The Eligible Bachelor Conundrum

Disclaimer: This a story specific to some parts of South Asia particularly to Land of the Pure.

There was once a young lad. When he was only an infant, his mother took very good care of him. He was fed and changed by the caring hands of his mother. As years past he grew into a handsome young boy by the very precise account of his loving mother. She would tell adorable stories about her boy. She would chuckle and get rosy cheeked with pride when giving account of her son’s handsome features, white skin and thick hair.

More years past on, the boy of tender age entered teenage. His handsomeness grew tenfold. His mother’s stories and pride about her son touched the heights of Mount Kilimanjaro (Mt Everest is over rated) She could not help but narrate tales of his achievements at school. Later her obsession with her boy’s success turned into even bigger stories. She moved in her circle of friends like someone with a gold medal. And indeed she had worked hard on her boy. She had spent her time and energy into raising her child, now a fully grown man; if I may say so an eligible bachelor — ‘a catch’ if you might add it in his mother’s words.

It was time. It was the right time for him to get a bride. A bride with a pretty face, a clean past, culinary skills to put master chefs to shame, qualification to match her son’s; and most importantly a girl of the right age. Age is a matter of big concern for it is closely connected to the prospects of furthering the family tree. Hence, the right age, the appropriate number is a serious business for mothers. If the bride in question is same age as her handsome son, it is a big no. If God forbid on the wedding day, a neon sign starts to shine horribly bright, letting lose the truth about the girl being OLD. No one wants a girl looking like a grandma!  According to “How to Find the Right Girl for your Son” guide book a girl should be at least 5 years younger; in fact the older the son, the younger the bride to be. What? You are questioning the existence of such a guide book?  Well I assumed there must be a golden rule book that is followed by all the proud mothers of their one in a million sons.

Coming back to the particular mother and son duo, the hunt began and is still ongoing. It has been some 10 light years since the mother set out to find the perfect match for her off spring who has grown into the epitome of a perfect man. And by grown I mean really grown like there is no stopping – no, not just vertically in height, but horizontally in all angels and shapes. The once poster boy for all to follow in all respects, now seems to be losing his edge.  The data, however, remains unchanged in his mother’s mental scrapbook. The records haven’t been updated for years which mean the girls keep aging all around. The eligible bachelor remains alive with that vampire streak of his, keeping him young and handsome and immortal in the fantastical mind of his mother.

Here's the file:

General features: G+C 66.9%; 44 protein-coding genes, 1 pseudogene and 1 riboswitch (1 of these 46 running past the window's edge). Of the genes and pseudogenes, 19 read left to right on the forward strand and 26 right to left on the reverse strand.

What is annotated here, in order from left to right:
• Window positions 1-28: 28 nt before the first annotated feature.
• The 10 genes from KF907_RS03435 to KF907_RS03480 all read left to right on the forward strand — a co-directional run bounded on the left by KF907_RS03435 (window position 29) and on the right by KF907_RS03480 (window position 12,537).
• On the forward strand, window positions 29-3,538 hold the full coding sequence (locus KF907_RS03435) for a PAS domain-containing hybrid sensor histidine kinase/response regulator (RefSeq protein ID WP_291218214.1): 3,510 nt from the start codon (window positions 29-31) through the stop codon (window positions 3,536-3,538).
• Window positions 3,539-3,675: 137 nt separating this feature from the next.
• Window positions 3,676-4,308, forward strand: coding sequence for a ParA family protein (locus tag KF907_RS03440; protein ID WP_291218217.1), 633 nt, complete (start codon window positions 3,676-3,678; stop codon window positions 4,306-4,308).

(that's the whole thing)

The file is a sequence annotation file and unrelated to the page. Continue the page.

Sun rises and fall, flowers blossom and wither, girls are born and then age. But there is a son or sons of marriageable age, forever the eligible bachelor(s) waiting for a perfect match. They all will live happily ever after, after they have lost their hair and teeth, with a young, naïve, pretty wife by their side.

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Some Thoughts

It is amazing how the ache from our hearts reaches our eyes. Has that ever happened to you? It is strange how our heart and eyes are connected. An aching heart is never alone, the eyes take the burden. They shed some tears, they cry with the crying heart. Am I making sense?


Tears in eyes and conscience knocking at our hearts makes one feel wide awake. It is faith blooming like new spring leaves. Faith is like a new born child, weak and fragile but spotless, yet it needs constant care; a close watch so that it doesn’t get hurt. Sometimes, when praying, our cupped hands feel the heaviness of the pain, like some magnetic current travelling through the body. On other occasions the lightness of it all makes the hands in prayer feel empty.


I wish many wishes, as is the human nature. The desires and wishful thinking has deep roots within the human heart. As age takes its toll on the human body, the wishes center around nostalgia, the past, the frighteningly fast pace of time. The idea of time slowing down seems tempting. For some old souls, the time’s slow pace, the same mundane days, become an added pain in their already arthritic bones. The clock’s constant tick tock is a reminder of their fading life and vague memories.


I want to write the words before they dissolve into the dark humid night. The sweat beads on my forehead stick to the rubber end of my half chewed pencil. The silhouette of the trees on my beige curtains cast a ghostly impression. The grasshopper continues its benign but rhythmic sound. The friction between the paper and the pencil lead reaches a crescendo and then snap, the nib breaks. The words disconnect and finally dissolve into the quiet walls around me; some slip through the half open window, the rest too tame to escape, sink back into the dark recesses of my thoughts.

Find them if you may

Dust and smoke on some rusty roads.

The ghosts of writing spring out alone,

Near the dawn of the day

Or into the midnight fog

Mocking the shadows of my words;

Blow out the candles, Dark out the night. 

 

Find them if you may or better still,

Say rest in peace

To that what haunts you;

The silhouette of words,

The ghosts of writing,

The muses so shy.

 

If you then still persist;

Walk along the train tracks,

Run after the missed bus,

Hail loudly for a worn out taxi,

Board a plane or 

Adventure on a ship.

You will not find them.

Words lost aren’t meant to be found.

 

Lying on a charpoy

Hang onto the starry sky,

A moon will glow back at you.

Drink away the summer night

With thoughts of a rosy past,

With plans for a morrow not seen.

You will not find them.

Words lost aren’t meant to be found. 

 

Book Review: Dark Places

Dark PlacesDark Places by Gillian Flynn